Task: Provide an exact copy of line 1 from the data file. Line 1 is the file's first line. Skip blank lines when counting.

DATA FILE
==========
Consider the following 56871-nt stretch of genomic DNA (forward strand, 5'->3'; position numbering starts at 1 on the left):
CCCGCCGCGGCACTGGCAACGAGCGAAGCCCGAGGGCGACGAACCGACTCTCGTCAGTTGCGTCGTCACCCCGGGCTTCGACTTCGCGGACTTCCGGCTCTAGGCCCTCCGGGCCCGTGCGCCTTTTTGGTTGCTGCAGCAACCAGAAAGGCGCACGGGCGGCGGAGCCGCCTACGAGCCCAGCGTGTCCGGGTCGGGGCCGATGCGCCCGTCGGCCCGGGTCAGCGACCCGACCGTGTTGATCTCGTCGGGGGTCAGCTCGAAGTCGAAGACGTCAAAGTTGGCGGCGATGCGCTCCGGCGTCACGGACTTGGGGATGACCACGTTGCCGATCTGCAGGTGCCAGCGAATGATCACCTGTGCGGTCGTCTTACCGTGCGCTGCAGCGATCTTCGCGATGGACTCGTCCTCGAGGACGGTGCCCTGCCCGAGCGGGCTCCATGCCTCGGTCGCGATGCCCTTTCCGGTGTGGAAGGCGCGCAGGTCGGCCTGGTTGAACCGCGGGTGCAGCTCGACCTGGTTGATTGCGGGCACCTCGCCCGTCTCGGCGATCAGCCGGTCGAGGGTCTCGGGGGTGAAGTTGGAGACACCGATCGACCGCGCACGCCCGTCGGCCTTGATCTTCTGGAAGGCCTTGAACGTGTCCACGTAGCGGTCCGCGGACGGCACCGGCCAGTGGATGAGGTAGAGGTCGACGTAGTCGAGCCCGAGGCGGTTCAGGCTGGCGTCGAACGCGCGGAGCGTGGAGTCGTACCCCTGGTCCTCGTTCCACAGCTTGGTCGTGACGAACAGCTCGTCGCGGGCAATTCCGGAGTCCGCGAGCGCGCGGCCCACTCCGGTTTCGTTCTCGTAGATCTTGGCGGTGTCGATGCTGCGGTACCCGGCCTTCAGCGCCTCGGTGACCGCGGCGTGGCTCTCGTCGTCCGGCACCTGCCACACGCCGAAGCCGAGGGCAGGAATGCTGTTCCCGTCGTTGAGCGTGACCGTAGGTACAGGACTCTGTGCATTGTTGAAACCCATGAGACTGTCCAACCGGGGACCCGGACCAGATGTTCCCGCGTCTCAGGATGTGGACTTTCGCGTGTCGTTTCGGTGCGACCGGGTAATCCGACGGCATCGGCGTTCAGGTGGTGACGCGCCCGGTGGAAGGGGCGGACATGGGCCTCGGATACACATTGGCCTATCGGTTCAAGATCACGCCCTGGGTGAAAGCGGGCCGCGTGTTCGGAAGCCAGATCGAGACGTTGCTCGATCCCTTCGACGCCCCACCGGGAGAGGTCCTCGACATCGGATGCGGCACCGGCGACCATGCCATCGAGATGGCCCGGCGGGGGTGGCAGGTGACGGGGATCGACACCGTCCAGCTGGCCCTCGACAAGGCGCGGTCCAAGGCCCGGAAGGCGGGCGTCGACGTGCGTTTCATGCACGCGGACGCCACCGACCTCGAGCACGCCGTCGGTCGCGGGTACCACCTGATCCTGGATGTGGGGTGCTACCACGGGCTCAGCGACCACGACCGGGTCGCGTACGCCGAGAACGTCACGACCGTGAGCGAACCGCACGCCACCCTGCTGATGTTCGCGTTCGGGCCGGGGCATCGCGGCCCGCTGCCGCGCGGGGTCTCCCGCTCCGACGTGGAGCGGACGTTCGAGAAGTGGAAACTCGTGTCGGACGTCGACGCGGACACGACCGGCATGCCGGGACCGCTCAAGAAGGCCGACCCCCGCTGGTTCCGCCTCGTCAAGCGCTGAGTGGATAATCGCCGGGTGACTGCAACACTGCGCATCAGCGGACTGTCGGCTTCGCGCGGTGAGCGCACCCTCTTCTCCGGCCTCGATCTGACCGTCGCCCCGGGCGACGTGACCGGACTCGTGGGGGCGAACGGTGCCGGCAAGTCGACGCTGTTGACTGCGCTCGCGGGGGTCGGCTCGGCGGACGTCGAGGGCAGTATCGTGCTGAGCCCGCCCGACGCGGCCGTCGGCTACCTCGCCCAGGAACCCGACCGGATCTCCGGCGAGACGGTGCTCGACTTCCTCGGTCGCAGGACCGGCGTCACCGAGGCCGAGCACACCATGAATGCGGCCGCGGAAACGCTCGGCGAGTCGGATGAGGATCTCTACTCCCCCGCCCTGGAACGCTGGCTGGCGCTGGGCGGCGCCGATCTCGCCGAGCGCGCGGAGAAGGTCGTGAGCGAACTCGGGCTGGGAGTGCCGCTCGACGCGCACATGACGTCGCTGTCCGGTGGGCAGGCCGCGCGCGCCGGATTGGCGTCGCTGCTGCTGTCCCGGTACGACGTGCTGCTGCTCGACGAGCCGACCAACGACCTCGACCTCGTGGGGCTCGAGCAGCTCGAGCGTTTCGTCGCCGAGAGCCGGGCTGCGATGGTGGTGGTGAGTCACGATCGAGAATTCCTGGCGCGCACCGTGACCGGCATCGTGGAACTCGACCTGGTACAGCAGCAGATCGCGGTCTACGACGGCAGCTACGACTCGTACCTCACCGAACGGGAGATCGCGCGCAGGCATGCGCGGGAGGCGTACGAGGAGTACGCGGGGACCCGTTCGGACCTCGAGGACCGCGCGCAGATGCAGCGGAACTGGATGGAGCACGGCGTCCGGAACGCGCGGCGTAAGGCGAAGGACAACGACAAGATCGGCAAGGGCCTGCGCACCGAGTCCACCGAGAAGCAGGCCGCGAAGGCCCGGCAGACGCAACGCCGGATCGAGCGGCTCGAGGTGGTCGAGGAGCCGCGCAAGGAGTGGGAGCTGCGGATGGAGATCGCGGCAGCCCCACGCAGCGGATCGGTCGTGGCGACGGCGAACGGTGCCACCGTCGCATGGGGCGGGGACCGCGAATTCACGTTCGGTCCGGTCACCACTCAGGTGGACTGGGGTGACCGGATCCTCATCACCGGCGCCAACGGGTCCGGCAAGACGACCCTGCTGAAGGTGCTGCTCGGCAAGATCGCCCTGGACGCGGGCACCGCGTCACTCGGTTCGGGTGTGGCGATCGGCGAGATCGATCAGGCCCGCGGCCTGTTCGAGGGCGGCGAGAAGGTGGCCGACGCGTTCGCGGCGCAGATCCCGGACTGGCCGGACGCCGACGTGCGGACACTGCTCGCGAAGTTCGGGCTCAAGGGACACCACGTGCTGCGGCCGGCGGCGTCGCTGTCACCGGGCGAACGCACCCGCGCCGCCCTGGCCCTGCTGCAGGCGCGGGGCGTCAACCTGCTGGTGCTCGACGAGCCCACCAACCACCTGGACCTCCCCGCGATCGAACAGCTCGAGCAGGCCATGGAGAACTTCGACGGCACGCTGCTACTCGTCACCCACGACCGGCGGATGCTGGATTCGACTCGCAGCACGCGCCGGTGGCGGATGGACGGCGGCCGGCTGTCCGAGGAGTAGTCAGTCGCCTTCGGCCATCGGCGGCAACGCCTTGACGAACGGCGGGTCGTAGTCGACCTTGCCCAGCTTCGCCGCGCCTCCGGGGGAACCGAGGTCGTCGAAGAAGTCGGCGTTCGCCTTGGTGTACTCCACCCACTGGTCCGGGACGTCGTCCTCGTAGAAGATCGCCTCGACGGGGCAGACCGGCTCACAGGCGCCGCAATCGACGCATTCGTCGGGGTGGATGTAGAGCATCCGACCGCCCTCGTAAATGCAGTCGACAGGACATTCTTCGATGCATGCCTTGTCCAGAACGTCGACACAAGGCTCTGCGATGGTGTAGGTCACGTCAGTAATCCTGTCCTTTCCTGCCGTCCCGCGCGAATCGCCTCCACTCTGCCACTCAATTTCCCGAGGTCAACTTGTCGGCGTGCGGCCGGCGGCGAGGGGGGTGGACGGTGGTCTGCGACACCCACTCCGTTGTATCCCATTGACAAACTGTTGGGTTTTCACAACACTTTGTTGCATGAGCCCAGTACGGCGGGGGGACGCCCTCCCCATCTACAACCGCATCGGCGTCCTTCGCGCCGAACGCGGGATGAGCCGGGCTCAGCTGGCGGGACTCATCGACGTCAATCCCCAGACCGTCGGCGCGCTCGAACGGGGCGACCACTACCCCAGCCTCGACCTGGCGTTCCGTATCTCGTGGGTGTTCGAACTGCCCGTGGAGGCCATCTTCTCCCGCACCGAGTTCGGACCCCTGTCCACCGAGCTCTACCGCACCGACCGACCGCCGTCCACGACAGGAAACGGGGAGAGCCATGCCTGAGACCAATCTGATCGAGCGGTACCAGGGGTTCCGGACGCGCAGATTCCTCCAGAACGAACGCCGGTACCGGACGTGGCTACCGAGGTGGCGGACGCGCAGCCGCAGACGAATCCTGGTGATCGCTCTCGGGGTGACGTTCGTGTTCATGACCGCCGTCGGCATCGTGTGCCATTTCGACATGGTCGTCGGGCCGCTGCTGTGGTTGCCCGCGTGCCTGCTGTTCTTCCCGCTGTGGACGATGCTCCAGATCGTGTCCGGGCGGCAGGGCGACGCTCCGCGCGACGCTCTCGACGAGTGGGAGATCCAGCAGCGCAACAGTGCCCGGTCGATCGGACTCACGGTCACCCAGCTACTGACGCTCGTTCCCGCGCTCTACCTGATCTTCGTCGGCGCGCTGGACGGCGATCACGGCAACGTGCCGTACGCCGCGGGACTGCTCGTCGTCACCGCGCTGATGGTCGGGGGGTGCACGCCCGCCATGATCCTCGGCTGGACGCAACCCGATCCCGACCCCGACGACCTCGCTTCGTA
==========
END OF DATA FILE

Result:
Consider the following 56871-nt stretch of genomic DNA (forward strand, 5'->3'; position numbering starts at 1 on the left):